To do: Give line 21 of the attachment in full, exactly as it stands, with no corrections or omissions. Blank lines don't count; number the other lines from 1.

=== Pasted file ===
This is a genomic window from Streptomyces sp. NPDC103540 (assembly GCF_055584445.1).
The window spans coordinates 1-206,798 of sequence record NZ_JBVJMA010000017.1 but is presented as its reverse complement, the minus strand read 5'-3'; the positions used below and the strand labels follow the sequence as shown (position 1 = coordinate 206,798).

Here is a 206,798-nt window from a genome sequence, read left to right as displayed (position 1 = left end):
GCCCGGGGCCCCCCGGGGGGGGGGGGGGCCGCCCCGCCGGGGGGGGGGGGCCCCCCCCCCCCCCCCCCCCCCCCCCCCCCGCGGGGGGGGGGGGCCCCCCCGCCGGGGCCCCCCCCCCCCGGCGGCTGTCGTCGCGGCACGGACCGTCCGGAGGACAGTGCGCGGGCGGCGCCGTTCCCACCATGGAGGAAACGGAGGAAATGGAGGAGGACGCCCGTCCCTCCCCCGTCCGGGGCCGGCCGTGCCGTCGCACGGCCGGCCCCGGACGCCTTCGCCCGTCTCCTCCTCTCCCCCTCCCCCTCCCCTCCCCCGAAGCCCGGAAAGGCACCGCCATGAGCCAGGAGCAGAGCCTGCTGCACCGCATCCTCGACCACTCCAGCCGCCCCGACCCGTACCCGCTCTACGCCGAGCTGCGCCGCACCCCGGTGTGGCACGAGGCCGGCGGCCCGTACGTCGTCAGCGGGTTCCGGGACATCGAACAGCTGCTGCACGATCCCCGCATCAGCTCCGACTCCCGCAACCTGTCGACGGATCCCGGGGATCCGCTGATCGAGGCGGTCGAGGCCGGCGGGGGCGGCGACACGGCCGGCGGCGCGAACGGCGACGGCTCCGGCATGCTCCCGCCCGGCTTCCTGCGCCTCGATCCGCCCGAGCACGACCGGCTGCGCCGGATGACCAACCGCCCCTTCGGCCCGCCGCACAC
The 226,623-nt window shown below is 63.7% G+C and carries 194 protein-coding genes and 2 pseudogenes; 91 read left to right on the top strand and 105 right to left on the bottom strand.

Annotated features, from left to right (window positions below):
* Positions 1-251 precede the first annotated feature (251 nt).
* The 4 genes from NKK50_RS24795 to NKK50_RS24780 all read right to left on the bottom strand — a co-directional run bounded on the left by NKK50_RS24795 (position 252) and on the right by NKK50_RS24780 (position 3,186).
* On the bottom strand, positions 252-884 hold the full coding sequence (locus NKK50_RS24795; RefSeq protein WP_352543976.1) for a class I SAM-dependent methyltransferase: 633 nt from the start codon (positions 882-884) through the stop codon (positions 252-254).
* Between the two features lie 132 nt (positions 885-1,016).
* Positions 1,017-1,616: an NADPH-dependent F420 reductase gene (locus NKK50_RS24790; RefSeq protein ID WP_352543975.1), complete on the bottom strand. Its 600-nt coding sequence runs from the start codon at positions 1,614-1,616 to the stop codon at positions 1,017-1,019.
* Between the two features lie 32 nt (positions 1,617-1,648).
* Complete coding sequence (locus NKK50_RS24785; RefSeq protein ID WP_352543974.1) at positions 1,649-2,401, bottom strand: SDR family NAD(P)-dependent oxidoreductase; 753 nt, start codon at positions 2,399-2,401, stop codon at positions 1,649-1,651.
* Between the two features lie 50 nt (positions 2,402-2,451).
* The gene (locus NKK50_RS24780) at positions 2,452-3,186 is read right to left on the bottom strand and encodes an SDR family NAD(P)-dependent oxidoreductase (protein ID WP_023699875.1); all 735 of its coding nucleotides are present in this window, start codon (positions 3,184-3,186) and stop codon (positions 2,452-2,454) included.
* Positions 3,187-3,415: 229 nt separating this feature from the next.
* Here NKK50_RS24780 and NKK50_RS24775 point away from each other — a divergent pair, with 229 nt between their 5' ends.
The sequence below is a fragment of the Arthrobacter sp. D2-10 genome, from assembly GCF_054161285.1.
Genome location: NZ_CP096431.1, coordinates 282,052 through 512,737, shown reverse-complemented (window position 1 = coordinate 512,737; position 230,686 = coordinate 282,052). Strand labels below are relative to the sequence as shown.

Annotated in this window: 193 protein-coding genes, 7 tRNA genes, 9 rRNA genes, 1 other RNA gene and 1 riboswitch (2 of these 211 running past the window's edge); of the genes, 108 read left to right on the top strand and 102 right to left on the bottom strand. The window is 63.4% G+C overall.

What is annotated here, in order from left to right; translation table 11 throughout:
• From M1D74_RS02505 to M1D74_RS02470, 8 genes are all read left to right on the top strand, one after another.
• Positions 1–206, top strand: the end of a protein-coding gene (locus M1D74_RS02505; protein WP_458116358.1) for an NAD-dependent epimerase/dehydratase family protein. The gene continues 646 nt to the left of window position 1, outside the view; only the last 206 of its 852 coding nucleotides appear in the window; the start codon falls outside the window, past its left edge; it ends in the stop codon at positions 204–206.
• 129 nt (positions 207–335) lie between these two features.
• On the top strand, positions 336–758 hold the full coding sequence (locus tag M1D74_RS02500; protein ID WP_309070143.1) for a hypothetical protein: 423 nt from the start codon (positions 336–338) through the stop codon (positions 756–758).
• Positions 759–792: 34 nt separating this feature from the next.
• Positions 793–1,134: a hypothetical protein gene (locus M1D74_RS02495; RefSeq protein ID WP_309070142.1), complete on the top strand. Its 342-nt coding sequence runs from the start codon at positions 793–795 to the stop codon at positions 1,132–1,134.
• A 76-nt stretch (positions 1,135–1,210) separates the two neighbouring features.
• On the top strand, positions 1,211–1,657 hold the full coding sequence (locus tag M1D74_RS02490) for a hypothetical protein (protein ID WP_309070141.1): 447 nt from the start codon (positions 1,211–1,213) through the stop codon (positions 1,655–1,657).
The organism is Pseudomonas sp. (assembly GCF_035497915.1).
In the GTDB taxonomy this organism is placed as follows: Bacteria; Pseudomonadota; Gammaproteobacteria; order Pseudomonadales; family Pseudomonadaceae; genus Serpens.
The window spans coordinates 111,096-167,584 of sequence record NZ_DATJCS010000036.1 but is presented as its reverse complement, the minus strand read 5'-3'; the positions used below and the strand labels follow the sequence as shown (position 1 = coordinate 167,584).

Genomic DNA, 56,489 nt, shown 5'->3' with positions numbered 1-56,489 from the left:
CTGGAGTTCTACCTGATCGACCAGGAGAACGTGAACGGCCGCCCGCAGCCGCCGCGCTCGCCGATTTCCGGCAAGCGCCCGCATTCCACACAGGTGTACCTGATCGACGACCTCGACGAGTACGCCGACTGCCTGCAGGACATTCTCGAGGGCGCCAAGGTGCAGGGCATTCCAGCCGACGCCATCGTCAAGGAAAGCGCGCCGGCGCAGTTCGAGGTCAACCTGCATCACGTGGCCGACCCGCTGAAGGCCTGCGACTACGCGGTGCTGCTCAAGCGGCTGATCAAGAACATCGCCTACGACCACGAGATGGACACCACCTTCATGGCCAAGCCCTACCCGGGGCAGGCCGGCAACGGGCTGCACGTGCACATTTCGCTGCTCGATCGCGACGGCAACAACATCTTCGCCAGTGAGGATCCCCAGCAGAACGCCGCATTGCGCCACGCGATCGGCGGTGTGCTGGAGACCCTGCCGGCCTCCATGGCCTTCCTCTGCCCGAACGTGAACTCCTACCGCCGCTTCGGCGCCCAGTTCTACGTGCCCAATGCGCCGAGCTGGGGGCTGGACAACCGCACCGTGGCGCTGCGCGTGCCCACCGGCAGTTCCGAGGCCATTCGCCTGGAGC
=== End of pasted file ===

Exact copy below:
What is annotated here, in order from left to right; translation table 11 throughout: